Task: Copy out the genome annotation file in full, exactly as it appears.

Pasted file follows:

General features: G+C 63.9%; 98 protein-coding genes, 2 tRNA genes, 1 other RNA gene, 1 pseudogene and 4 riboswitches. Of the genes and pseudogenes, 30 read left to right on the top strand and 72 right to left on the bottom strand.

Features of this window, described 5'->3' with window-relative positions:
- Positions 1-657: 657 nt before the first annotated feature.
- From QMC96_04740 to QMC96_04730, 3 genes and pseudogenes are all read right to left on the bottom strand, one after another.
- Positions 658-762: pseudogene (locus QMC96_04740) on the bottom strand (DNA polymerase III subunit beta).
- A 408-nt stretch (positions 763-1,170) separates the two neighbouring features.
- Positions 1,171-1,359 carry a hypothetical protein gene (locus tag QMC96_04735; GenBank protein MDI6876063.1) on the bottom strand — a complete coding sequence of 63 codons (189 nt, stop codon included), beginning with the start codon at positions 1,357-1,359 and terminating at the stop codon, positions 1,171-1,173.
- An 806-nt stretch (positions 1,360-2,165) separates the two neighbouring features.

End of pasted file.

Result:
General features: G+C 63.9%; 98 protein-coding genes, 2 tRNA genes, 1 other RNA gene, 1 pseudogene and 4 riboswitches. Of the genes and pseudogenes, 30 read left to right on the top strand and 72 right to left on the bottom strand.

Features of this window, described 5'->3' with window-relative positions:
- Positions 1-657: 657 nt before the first annotated feature.
- From QMC96_04740 to QMC96_04730, 3 genes and pseudogenes are all read right to left on the bottom strand, one after another.
- Positions 658-762: pseudogene (locus QMC96_04740) on the bottom strand (DNA polymerase III subunit beta).
- A 408-nt stretch (positions 763-1,170) separates the two neighbouring features.
- Positions 1,171-1,359 carry a hypothetical protein gene (locus tag QMC96_04735; GenBank protein MDI6876063.1) on the bottom strand — a complete coding sequence of 63 codons (189 nt, stop codon included), beginning with the start codon at positions 1,357-1,359 and terminating at the stop codon, positions 1,171-1,173.
- An 806-nt stretch (positions 1,360-2,165) separates the two neighbouring features.